MRP Polling: Spring 2024

  • Under Sunak, Tories set for extinction level event as mega-polling analysis puts them on 98 seats
  • Reform UK surge across the country, coming second in 7 seats
  • The Prime Minister and Chancellor’s seats at risk, with both leading by less than 2.5%
  • Many in Cabinet predicted to lose seats including Cleverly, Mordaunt and Shapps
  • Conservatives set for wipeout in Wales and Scotland - reduced to a party of England only
  • Reform UK standing aside would increase Conservative seat haul by more than 50%

This new megapoll of over 15,029 respondents and MRP analysis was carried out by Survation on behalf of Best for Britain and went into the field shortly after the Chancellor’s Budget. The poll and MRP constituency-level analysis shows that under Rishi Sunak, the Conservatives are headed for electoral oblivion, on track to return just 98 MPs at the next election.

To assess the effect of Reform UK, we looked at the impact of the party agreeing to ‘stand aside’ for the Conservatives across the UK. Survation asked those currently planning to vote Reform UK who they would vote for if the party didn’t stand a candidate in their area. In this scenario the Conservatives would win 150 seats - a more than 50% increase in their seat haul.

The poll and analysis also suggest that the Conservatives are set to regain four seats lost in recent by-elections. These include Chesham and Amersham, where the Lib Dems now slip to third place behind Labour, Glastonbury and Somerton, Honiton and Sidmouth and Tamworth. We also show the emergence of several new three-way marginals. Both these losses and the close ties highlight the need to provide voters with accurate guidance on how to vote locally, to effect change nationally. You can sign up for early alerts at our tactical voting site here.


The graph below shows that the Labour Party has a 19 point lead over Sunak’s Conservatives (45% to 26%). The Liberal Democrats take 10% of the national vote share and Reform UK have 9%.

Our MRP forecast shows that, if the election were held tomorrow, Sunak’s Conservatives would lose 250 MPs across the country and the Labour Party would win with 468 seats. This would be the worst ever result for the Conservatives at a General Election.

If these results were repeated on polling day, it would give Labour an overall majority of 142. The Liberal Democrats would win in 22 seats. The Scottish National Party are on track to hold 41 of their seats in Scotland and Plaid Cymru would retain two in Wales. The Conservatives would fail to win a single seat outside of England.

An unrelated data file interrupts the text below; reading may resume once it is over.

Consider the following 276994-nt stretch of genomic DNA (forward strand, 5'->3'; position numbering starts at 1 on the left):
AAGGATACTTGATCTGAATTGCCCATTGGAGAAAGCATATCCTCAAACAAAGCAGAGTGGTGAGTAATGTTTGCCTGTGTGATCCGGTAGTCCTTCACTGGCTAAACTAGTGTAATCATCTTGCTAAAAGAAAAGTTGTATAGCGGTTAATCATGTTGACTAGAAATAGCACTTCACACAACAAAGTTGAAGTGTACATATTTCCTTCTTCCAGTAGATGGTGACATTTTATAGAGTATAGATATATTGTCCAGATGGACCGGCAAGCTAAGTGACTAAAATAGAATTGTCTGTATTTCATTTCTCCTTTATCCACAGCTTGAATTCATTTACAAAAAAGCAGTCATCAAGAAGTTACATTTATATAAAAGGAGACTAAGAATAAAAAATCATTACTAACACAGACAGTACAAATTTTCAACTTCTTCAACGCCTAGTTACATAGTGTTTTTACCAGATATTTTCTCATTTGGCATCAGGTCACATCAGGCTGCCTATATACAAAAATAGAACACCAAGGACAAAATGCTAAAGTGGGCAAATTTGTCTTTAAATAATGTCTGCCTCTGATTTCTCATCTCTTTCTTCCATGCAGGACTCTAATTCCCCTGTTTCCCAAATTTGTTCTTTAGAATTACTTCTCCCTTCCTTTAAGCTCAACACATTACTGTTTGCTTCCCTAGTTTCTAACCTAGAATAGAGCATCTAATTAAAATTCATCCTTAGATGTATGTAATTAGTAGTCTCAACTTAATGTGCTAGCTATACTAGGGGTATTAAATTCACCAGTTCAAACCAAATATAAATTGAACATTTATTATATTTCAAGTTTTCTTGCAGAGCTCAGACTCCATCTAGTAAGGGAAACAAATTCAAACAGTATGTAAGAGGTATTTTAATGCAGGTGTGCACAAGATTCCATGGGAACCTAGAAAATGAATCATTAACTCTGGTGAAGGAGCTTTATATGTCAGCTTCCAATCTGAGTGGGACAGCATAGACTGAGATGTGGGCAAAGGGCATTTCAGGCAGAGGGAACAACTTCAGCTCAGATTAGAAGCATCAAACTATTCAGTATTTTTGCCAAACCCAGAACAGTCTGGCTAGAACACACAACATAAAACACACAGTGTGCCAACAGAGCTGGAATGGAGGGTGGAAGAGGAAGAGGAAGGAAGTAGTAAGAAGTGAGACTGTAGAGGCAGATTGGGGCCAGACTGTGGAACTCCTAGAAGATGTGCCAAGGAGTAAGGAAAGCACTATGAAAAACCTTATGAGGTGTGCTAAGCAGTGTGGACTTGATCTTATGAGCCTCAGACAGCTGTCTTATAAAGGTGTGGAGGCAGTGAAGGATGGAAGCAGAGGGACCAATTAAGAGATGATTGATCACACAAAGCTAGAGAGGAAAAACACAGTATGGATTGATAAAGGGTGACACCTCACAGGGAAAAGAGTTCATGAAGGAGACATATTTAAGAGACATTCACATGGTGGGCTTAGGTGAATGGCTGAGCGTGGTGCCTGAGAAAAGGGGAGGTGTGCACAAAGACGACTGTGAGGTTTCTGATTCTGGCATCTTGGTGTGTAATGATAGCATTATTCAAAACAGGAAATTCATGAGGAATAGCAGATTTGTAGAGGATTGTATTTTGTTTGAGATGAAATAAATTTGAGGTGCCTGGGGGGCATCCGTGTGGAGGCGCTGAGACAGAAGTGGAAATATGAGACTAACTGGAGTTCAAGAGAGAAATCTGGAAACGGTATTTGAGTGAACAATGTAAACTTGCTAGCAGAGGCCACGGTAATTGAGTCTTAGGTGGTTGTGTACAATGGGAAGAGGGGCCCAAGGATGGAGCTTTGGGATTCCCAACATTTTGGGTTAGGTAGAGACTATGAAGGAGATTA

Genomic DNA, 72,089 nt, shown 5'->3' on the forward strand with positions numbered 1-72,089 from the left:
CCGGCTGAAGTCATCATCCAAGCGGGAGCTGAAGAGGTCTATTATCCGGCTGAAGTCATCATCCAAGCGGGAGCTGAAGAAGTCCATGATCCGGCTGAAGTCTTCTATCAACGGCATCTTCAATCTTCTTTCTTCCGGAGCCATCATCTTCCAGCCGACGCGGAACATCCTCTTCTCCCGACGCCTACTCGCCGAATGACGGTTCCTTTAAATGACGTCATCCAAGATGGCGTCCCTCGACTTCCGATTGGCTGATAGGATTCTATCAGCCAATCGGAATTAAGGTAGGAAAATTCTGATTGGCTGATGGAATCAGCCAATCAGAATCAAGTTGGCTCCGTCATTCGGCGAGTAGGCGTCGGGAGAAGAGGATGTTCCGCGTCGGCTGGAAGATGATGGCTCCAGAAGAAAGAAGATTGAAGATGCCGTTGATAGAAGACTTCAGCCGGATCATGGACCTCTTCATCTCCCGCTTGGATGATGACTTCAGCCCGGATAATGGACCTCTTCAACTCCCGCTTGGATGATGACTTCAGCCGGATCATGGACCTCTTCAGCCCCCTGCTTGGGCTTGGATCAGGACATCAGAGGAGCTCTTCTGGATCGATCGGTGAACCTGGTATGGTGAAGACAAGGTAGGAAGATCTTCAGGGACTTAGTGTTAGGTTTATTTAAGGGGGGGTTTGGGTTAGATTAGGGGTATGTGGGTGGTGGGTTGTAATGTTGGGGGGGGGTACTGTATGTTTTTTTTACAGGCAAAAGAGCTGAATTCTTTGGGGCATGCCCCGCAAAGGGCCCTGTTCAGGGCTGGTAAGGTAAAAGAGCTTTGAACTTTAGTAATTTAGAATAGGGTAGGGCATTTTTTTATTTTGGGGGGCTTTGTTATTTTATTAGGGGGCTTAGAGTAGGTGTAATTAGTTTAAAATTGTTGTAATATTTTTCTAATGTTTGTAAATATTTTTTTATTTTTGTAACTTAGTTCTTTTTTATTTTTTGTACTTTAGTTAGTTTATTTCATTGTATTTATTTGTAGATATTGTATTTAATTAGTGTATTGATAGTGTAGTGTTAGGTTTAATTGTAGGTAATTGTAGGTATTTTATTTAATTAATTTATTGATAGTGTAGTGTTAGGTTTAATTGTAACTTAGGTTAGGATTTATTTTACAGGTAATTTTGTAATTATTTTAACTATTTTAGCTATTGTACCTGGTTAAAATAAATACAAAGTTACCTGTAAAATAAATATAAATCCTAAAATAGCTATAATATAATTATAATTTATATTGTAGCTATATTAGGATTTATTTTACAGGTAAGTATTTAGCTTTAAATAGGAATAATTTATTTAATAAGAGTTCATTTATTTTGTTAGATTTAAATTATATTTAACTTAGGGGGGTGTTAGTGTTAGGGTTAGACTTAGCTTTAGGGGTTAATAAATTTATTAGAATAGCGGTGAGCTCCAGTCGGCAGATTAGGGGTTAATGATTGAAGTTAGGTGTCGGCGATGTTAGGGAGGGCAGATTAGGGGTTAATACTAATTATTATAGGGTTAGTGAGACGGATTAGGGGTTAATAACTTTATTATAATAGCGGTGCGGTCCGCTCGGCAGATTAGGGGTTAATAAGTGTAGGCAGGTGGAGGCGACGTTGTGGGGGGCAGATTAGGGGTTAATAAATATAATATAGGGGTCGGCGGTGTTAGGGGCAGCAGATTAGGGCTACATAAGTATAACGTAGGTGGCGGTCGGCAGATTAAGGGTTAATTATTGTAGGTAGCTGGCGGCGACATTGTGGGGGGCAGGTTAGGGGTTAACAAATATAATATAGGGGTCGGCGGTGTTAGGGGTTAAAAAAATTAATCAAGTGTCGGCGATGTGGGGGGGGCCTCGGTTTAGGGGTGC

The Labour Party have had a significant lead across all three of Best for Britain’s most recent MRP publications in May 2022; December 2022; May 2023 - but none as dismal as this for Sunak’s party. This latest downturn for the Conservatives can be almost entirely attributed to the impact of Reform UK.

In the majority of seats across the country, Reform UK have increased their vote share significantly compared to the last MRP fielded by Survation in December 2023. Mostly this comes at the expense of the Conservatives,  so much so that Reform UK have become the second largest party in seven seats.

Although they command 8.5% of the national vote share,  in 207 seats their vote share is above 10%, and in 47 seats their vote share is over 15%. With this level of support, if they stand down their candidates as UKIP did in 2017, and the Brexit Party (Reform UK’s previous name), did in 2019, Reform UK could significantly boost the Conservative seat haul.


The phrase ‘Portillo Moment’ was coined at the 1997 General Election when Conservative cabinet minister Michael Portillo unexpectedly lost his seat. Our results suggest we could be on for a whole new generation of “were you still awake for…?” moments. 

The Cabinet currently includes 30 elected MPs, of which one is stepping down at the next election (Alistair Jack, Dumfries and Galloway) and one is being made seat-less as a result of boundary changes (Richard Holden, North West Durham). 

Of the remaining 28 cabinet members, only 13 of them would be re-elected should they decide to stand again in the seat that most closely resembles their current one. 

The extent of the damage to the Conservative Party doesn’t stop there either. Prime Minister Rishi Sunak’s seat of Richmond and Northallerton becomes a hyper-marginal, with the Labour Party just 2.4% behind him. The same is true in Chancellor Jeremy Hunt’s new seat of Godalming and Ash in which the Liberal Democrats trail by just 1%.

A significant number of the cabinet are also on track to lose their seats including Leader of the House, Penny Mordaunt; Home Secretary, James Cleverly; and Defence Secretary Grant Shapps.

The true extent of the damage to the cabinet can be seen by looking at the remaining Cabinet Ministers: only four are not considered ‘marginal’ (where there’s less than 5% of the vote between the two leading parties) - meaning that many Cabinet Members predicted to retain their seats are still in a precarious electoral position.



The poll of 15,029 adults and MRP analysis by Survation on behalf of Best for Britain was conducted between 8th March and 22nd  March 2024. 

What is MRP? 

Multilevel regression and poststratification (MRP) is a way of producing estimates of opinion and attitudes for small defined geographic areas. It works by combining information from large national samples (for example tens of thousands of respondents) with ONS and census data. Full explanation is available here.


  • Standard data tables for the polling by Survation
  • Data tables for the polling by Survation, accounting for Reform UK standing aside

  • Appendix A: FAQs prepared by Survation
  • Appendix B: FAQs about when the next general election will be